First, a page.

* What consequences might I suffer if I give in?
* Will the negatives outweigh the positives in the long run if I give in?
Another way to cope with cravings is to imagine that someone very close to you is voicing the very urge you are experiencing. How would you go about convincing them not go give in. Sometimes distancing yourself from your cravings is imperative before you can subject them to any scrutiny.
Your ability to conjure vivid images can be used in your favour when you experience craving. In the presence of a strong urge, try to imagine a very negative outcome. The more negatively graphic the better. The more true to your life the better. For example, if you have a problem with alcohol and experience a strong urge to buy a bottle of something, imagine yourself with the worst hangover possible. Imagine vomiting all morning. Better still - imagine someone very important dropping by, someone you really want to impress, and them seeing you in that condition. It is amazing how powerful your own imagination can be in fueling or stopping behaviour.
Some urges are so relentless that talking back to them is insufficient. You still can't get your mind off your habit. Good old fashioned distraction is sometimes the only thing that can pull your thoughts away. Distraction can be cognitive, in the form of some mental exercises, or behavioral, in the form of activity. Cravings tend to occur in environments which are the same or similar to those in which the habit occurred in the past. If you are trying to quit using cocaine, and you have previously used it every time you go to a certain club, then being in that club is going to elicit a strong craving. If possible, don't go to that club. Or, if your using was at home, plan to do things as often as you can which take you out of the house, alternatively taking a break and walking outside will often be enough to decrease the craving to a manageable level. You must evaluate your schedule and determine which situations evoke the most intense craving and create as much flexibility as possible so that you can "escape" if necessary - especially in the initial days of your change efforts.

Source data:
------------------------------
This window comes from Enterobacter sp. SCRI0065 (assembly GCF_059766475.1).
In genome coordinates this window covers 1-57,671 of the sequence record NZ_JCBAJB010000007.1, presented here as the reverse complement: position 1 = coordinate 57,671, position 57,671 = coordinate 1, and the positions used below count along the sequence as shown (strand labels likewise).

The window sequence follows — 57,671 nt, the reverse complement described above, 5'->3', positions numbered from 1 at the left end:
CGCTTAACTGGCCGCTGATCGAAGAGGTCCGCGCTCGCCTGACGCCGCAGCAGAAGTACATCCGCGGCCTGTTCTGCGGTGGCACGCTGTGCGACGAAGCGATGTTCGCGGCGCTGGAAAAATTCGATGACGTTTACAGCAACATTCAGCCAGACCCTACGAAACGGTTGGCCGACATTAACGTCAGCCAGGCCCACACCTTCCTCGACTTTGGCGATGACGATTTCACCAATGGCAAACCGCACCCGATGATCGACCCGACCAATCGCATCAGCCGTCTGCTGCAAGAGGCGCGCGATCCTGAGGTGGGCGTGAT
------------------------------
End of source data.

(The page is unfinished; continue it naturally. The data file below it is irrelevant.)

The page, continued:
Cognitive distraction can be very powerful. Imagery has been used as a means of helping stressed people learn to relax. You too can use imagery to take your mind off a craving which is dominating your consciousness. Conjuring a pleasant place like a beach or on a raft in a lake can help you not only take your mind off the cravings but relax as well.
However, "relaxing" images are not helpful for everyone. Some find that if they relax when craving they will only want it more. This makes sense, as many habits are associated with relaxation and pleasure, and evoking these feelings in places previously associated with your habit can strengthen cravings tremendously. I recommend that you find some mental task that will be very difficult to finish but which is interesting and consuming and that you can activate in response to a craving.
Certainly what you choose will depend on your interests, but the key is to make it something that will be easy and perhaps interesting and fun to do. Choosing to think about all the mistakes you've made this year and how you could have done things differently is not going to prove a good distraction as it won't be enjoyable. In fact it may increase the power of your craving, especially if stress has precipitated your habit in the past.
It is sometimes best to try one craving control technique at a time so that you don't get overwhelmed. These techniques work, but they also require a great deal of mental energy and conscious effort. The aim here is not to make change excruciating or overly taxing, but to provide you with some tools which you can add to your tool-box at your own pace.